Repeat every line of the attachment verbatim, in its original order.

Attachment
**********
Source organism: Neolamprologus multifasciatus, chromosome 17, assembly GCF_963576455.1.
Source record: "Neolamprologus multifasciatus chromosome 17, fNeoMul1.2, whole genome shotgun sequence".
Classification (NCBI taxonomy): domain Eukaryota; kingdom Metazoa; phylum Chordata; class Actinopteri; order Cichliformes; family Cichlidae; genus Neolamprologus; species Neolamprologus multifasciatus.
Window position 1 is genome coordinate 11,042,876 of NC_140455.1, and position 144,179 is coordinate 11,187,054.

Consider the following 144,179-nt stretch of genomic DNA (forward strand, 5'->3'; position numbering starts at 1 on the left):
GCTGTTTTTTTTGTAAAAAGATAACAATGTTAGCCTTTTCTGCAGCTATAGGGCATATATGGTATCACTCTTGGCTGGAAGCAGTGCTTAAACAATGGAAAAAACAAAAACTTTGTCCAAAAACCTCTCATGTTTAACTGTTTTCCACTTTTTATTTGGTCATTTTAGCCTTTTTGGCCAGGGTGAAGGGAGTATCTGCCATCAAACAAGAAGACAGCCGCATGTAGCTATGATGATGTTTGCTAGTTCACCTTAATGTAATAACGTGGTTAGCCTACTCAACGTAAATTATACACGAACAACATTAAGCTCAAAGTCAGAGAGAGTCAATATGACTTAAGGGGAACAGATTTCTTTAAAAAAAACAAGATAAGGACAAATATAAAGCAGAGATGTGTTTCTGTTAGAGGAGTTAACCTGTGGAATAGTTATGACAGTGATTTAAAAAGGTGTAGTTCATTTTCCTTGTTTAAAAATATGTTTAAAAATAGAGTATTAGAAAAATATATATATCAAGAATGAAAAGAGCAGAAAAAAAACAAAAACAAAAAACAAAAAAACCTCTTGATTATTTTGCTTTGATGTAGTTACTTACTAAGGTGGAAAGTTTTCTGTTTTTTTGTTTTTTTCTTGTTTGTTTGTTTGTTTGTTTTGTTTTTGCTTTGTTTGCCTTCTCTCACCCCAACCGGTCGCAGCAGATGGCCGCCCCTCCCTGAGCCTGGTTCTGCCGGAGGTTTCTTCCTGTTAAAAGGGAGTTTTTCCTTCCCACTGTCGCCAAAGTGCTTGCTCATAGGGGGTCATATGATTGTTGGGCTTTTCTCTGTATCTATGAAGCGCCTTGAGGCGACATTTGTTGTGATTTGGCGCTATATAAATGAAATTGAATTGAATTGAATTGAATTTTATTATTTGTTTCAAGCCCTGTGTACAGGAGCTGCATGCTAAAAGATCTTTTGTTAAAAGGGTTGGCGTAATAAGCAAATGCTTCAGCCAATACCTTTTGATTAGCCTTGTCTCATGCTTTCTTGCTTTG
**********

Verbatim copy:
Source organism: Neolamprologus multifasciatus, chromosome 17, assembly GCF_963576455.1.
Source record: "Neolamprologus multifasciatus chromosome 17, fNeoMul1.2, whole genome shotgun sequence".
Classification (NCBI taxonomy): domain Eukaryota; kingdom Metazoa; phylum Chordata; class Actinopteri; order Cichliformes; family Cichlidae; genus Neolamprologus; species Neolamprologus multifasciatus.
Window position 1 is genome coordinate 11,042,876 of NC_140455.1, and position 144,179 is coordinate 11,187,054.

Consider the following 144,179-nt stretch of genomic DNA (forward strand, 5'->3'; position numbering starts at 1 on the left):
GCTGTTTTTTTTGTAAAAAGATAACAATGTTAGCCTTTTCTGCAGCTATAGGGCATATATGGTATCACTCTTGGCTGGAAGCAGTGCTTAAACAATGGAAAAAACAAAAACTTTGTCCAAAAACCTCTCATGTTTAACTGTTTTCCACTTTTTATTTGGTCATTTTAGCCTTTTTGGCCAGGGTGAAGGGAGTATCTGCCATCAAACAAGAAGACAGCCGCATGTAGCTATGATGATGTTTGCTAGTTCACCTTAATGTAATAACGTGGTTAGCCTACTCAACGTAAATTATACACGAACAACATTAAGCTCAAAGTCAGAGAGAGTCAATATGACTTAAGGGGAACAGATTTCTTTAAAAAAAACAAGATAAGGACAAATATAAAGCAGAGATGTGTTTCTGTTAGAGGAGTTAACCTGTGGAATAGTTATGACAGTGATTTAAAAAGGTGTAGTTCATTTTCCTTGTTTAAAAATATGTTTAAAAATAGAGTATTAGAAAAATATATATATCAAGAATGAAAAGAGCAGAAAAAAAACAAAAACAAAAAACAAAAAAACCTCTTGATTATTTTGCTTTGATGTAGTTACTTACTAAGGTGGAAAGTTTTCTGTTTTTTTGTTTTTTTCTTGTTTGTTTGTTTGTTTGTTTTGTTTTTGCTTTGTTTGCCTTCTCTCACCCCAACCGGTCGCAGCAGATGGCCGCCCCTCCCTGAGCCTGGTTCTGCCGGAGGTTTCTTCCTGTTAAAAGGGAGTTTTTCCTTCCCACTGTCGCCAAAGTGCTTGCTCATAGGGGGTCATATGATTGTTGGGCTTTTCTCTGTATCTATGAAGCGCCTTGAGGCGACATTTGTTGTGATTTGGCGCTATATAAATGAAATTGAATTGAATTGAATTGAATTTTATTATTTGTTTCAAGCCCTGTGTACAGGAGCTGCATGCTAAAAGATCTTTTGTTAAAAGGGTTGGCGTAATAAGCAAATGCTTCAGCCAATACCTTTTGATTAGCCTTGTCTCATGCTTTCTTGCTTTG